In 1964 Marshall McLuhan published a book called ‘Understanding Media’. This book stated that modern electronic communications would alter how we experience the world, and he was right. Social media connects people with influential figures such as celebrities from around the globe, who they would have very little access to otherwise. Not only does the consumption of digital media connect people, it influences people. Celebrities are hugely persuasive, and stars such as Leonardo Di Caprio using his Oscar winning speech to tackle climate change can have a huge impact on how we experience the world, particularly through digital media – just like McLuhan predicted.
Digital Marketing isn’t all about technology, it’s about people (marketers) connecting with other people (consumers) to build relationships and ultimately drive sales. Technology just provides the marketer with new platforms that allow them to connect with other people in diverse and relevant ways. Understanding people is the real key to unlocking the potential of digital marketing.
Customers are now the creators and contributors of the marketing communication, not just passive targets. Digital marketing begins with the customer, and identifying their wants and needs can be identified using Maslow’s Hierachy of Needs.
The introduction of inbound marketing, which encourages two-way communication, has enabled sports organisations to fulfil people’s wants and needs far more effectively than they could do when the technology wasn’t available to them. For example, sports fans can receive the information and content they want, whenever they want by following their favourite team on social media. This has been developed further with firstly the introduction of Snapchat, providing video messages to fans, and now live streams on Facebook and Twitter working with organisations such as Periscope to provide an exclusive insight to a sports club.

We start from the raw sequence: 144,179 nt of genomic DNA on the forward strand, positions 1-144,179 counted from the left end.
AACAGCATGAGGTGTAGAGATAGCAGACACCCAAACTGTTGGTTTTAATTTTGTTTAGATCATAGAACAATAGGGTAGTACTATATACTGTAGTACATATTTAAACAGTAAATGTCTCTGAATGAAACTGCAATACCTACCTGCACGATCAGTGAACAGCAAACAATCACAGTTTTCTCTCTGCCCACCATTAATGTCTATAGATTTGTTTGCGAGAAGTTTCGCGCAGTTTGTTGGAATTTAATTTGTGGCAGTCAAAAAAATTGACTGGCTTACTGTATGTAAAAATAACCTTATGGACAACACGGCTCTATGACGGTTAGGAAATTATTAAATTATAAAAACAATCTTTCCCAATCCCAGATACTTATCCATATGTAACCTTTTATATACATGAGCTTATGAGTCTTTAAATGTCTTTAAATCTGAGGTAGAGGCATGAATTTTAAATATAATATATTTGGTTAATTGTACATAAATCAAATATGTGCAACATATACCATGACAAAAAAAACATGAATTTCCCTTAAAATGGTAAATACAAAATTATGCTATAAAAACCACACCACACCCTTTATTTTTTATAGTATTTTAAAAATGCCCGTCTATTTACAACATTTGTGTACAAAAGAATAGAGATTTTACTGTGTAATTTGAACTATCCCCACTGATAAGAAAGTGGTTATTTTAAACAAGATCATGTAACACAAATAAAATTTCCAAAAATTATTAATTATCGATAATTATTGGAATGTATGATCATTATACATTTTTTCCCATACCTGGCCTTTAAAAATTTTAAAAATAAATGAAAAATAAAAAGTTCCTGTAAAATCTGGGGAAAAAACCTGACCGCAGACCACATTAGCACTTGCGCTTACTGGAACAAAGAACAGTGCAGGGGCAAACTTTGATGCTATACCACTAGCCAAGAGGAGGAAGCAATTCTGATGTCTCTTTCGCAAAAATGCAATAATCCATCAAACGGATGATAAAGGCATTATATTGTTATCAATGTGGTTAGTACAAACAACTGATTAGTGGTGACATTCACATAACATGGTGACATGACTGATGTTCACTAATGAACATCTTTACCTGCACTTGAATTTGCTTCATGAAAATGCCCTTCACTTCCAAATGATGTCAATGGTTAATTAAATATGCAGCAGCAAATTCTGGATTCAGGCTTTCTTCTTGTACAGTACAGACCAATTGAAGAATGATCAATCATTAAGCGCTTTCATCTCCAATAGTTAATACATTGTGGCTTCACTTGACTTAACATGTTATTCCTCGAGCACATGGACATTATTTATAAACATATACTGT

Another example, which Sky have excelled in is anytime TV anywhere. SkyGo gives consumers more control and enables them to satisfy their wants wherever they are.
Digital Media has become so strong that it is often adapted to manipulate how we think. The photo below illustrates ways in which this is done, and provides evidence as to why we shouldn’t accept everything as black and white.
The Two Step Flow Theory by Katz and Lazarsfeld (1944) states that media moves in two distinct phases, firstly from mass media to opinion leaders, then from opinion leaders to other people. In the photo above, the opinion leader is the media organisation reporting on the incident who have clearly twisted a story to influence the audience’s attitudes and behaviours.
When there is intervention between the intended media message and the audience’s reaction it is called personal influence – this has helped explain why some media campaigns fail to alter audience’s attitudes and behaviours.The Two Step Flow Theory has developed our understanding of how mass media influences decision making because the ability to predict the responses to media messages has been refined.
Will Wood, Leeds Beckett University, Sport Marketing Student
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Nordstrom (2016) Inspiración / inspiration. [Online] Available at: https://www.pinterest.com/lechuyo/inspiracion-inspiration/ [Accessed: 24 April 2016].
Research History (2012) Maslow’s Hierachy of Needs. [Online] Available at: http://www.researchhistory.org/2012/06/16/maslows-hierarchy-of-needs/ [Accessed: 21 April 2016].
Stolworthy, J. (2016) Leonardo DiCaprio tackles climate change in Oscars acceptance speech, doesn’t mention how long he waited to win. [Online] Available at:http://ind.pn/1TKnllx [Accessed: 27 April 2016].
University of Twente (2009) Two step flow theory. [Online] Available at: https://www.utwente.nl/cw/theorieenoverzicht/Theory%20Clusters/Mass%20Media/Two_Step_Flow_Theory-1/ [Accessed: 24 April 2016].